The U.S. Supreme Court in June struck down provisions of Texas’ omnibus anti-choice law known as HB 2. The ruling relied heavily on research that showed abortion care was a safe and well regulated procedure. Anti-choice activists have long disputed those claims.

Clarke Forsythe, acting president of Americans United for Life (AUL), told Politico that there is not enough data on abortion. “The abortion advocates like to talk in vague terms about abortion but we need specifics,” Forsythe said. “We don’t have a national abortion data collection and reporting law.”

The Centers for Disease Control and Prevention (CDC) has collected “abortion surveillance” data since 1969. The CDC published the most recent report on abortion statistics in 2012.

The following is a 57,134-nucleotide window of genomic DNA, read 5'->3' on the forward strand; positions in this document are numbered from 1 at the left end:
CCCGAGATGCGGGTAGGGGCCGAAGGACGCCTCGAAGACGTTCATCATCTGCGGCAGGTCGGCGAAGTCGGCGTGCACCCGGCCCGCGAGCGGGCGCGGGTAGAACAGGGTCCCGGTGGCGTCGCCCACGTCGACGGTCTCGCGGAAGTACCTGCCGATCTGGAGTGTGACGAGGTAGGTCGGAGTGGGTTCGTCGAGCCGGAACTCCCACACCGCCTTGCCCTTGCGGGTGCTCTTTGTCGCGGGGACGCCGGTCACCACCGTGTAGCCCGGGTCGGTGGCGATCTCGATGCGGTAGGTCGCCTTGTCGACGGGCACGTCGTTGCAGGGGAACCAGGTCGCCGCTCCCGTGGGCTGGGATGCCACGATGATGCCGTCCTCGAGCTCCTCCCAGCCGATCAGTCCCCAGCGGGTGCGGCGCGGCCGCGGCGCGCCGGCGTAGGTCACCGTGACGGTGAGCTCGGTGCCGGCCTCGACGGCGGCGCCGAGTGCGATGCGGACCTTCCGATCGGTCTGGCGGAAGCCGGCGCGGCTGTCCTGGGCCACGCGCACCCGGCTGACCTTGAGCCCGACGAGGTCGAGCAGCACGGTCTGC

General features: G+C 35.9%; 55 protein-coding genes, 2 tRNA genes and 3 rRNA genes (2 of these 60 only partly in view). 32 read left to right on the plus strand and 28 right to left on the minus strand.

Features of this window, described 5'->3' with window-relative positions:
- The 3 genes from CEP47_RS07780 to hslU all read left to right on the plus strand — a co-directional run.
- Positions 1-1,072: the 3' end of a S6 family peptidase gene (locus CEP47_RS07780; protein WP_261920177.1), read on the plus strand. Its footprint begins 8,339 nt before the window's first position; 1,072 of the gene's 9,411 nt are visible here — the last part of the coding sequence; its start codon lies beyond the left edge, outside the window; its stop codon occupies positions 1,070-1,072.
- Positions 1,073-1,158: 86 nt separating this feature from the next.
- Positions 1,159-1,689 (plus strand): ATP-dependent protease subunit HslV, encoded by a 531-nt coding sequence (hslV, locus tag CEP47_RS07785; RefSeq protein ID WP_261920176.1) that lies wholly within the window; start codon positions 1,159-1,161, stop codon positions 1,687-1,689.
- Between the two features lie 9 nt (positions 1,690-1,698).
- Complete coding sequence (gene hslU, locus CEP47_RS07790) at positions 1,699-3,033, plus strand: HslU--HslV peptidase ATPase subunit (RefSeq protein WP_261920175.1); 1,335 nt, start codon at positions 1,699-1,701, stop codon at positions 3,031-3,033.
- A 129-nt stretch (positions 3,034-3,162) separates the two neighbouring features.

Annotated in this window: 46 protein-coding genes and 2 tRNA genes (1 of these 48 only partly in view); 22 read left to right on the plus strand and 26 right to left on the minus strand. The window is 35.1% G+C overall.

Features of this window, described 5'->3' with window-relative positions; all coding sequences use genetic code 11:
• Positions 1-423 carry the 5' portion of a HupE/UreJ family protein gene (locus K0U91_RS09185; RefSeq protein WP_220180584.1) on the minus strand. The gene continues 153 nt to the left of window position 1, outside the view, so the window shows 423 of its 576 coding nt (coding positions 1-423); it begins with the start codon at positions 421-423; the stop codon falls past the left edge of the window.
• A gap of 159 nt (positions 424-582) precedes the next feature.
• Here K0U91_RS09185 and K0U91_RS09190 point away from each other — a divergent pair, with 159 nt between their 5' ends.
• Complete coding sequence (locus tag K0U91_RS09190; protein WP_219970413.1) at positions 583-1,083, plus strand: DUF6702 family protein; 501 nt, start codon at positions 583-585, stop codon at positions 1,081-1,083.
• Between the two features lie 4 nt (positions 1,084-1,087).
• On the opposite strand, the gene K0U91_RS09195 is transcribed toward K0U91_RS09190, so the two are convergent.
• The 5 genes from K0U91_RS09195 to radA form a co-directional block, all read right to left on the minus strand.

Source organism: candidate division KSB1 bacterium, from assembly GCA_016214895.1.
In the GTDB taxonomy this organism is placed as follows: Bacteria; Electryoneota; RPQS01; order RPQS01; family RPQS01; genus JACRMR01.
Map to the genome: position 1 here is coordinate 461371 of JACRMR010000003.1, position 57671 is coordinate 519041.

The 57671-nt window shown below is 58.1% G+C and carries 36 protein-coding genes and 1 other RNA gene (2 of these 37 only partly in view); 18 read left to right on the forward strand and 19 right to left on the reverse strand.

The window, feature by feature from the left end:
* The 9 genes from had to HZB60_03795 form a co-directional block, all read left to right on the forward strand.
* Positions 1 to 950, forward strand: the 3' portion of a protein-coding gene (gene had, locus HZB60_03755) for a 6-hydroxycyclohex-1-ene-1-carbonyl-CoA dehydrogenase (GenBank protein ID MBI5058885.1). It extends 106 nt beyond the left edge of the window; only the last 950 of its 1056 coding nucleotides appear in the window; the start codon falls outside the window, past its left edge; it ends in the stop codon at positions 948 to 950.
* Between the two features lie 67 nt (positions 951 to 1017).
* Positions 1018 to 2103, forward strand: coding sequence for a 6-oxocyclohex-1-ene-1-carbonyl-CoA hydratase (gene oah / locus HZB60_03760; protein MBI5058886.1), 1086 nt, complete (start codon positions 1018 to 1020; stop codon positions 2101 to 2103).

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Abortion surveillance reports are created by compiling data from health agencies, provided voluntarily to the CDC, in all 50 states as well as the District of Columbia and New York City. The data includes deaths from abortion related complications, but does not include the number of complications that don’t result in deaths.

Reporting requirements for abortion statistics vary from state to state, with 46 states requiring that abortion providers submit regular reports, according to the Guttmacher Institute. Most states report the number of abortion procedures performed as well as the type of procedure, the gestation of the pregnancy, and demographic data of the patient.

There are 27 states that require providers to report the number of complications from abortion procedures.